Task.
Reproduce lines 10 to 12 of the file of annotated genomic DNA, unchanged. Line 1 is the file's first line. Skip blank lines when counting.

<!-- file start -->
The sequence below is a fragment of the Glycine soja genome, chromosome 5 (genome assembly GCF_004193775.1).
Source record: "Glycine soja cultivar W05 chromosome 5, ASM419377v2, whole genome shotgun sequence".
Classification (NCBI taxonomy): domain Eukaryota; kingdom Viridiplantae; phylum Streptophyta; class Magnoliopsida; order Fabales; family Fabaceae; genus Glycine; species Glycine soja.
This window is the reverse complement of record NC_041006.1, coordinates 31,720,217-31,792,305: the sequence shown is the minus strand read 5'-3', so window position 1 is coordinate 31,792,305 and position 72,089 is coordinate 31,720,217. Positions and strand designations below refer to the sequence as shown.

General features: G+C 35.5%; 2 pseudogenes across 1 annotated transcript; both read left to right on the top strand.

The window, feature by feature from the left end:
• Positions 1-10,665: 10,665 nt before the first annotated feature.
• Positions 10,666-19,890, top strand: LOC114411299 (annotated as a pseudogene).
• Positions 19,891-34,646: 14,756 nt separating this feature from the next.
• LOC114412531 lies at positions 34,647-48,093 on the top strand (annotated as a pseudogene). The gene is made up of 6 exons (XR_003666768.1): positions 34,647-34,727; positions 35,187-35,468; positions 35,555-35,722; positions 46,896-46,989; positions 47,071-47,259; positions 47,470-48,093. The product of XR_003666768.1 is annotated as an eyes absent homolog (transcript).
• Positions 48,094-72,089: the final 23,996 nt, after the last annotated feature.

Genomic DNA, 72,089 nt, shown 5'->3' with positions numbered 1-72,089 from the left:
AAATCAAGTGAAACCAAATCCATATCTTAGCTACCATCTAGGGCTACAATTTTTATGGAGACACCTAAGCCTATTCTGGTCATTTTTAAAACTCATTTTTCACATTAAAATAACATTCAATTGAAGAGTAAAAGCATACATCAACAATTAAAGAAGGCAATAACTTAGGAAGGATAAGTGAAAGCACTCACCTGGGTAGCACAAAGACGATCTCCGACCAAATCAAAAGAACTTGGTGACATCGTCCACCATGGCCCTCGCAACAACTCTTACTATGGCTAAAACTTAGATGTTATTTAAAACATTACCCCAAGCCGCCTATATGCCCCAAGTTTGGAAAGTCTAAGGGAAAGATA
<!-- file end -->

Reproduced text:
• LOC114412531 lies at positions 34,647-48,093 on the top strand (annotated as a pseudogene). The gene is made up of 6 exons (XR_003666768.1): positions 34,647-34,727; positions 35,187-35,468; positions 35,555-35,722; positions 46,896-46,989; positions 47,071-47,259; positions 47,470-48,093. The product of XR_003666768.1 is annotated as an eyes absent homolog (transcript).
• Positions 48,094-72,089: the final 23,996 nt, after the last annotated feature.

Genomic DNA, 72,089 nt, shown 5'->3' with positions numbered 1-72,089 from the left: